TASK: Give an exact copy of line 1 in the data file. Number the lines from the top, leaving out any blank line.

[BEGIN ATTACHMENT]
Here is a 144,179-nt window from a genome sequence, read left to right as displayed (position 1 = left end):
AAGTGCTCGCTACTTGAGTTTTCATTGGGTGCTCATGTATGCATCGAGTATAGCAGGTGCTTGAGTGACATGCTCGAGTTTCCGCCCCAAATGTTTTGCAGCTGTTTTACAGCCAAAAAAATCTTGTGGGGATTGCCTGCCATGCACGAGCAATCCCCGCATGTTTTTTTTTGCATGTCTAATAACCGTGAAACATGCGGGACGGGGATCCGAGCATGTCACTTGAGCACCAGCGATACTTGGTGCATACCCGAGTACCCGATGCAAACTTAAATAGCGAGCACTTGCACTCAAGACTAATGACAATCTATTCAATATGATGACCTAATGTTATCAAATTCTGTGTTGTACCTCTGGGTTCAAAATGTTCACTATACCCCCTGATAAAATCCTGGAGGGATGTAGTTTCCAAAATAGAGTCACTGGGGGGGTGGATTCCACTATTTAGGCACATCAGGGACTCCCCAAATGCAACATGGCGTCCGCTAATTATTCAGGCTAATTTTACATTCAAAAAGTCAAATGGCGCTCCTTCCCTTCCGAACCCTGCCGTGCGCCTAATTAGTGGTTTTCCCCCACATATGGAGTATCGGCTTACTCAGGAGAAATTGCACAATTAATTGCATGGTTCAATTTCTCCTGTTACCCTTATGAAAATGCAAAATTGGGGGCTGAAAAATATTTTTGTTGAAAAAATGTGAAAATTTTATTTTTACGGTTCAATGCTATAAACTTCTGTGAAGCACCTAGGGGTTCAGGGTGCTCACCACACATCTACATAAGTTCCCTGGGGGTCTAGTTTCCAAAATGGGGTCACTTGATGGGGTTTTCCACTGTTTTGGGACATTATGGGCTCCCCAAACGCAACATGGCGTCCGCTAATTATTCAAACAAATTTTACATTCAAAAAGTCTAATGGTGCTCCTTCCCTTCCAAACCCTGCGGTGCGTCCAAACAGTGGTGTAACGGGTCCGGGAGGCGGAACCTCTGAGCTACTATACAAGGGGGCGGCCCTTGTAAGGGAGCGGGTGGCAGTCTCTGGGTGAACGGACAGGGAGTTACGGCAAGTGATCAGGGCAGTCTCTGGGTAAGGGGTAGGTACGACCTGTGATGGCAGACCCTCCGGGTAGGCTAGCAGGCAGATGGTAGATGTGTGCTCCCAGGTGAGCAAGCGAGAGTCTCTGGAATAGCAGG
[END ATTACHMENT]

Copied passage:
Here is a 144,179-nt window from a genome sequence, read left to right as displayed (position 1 = left end):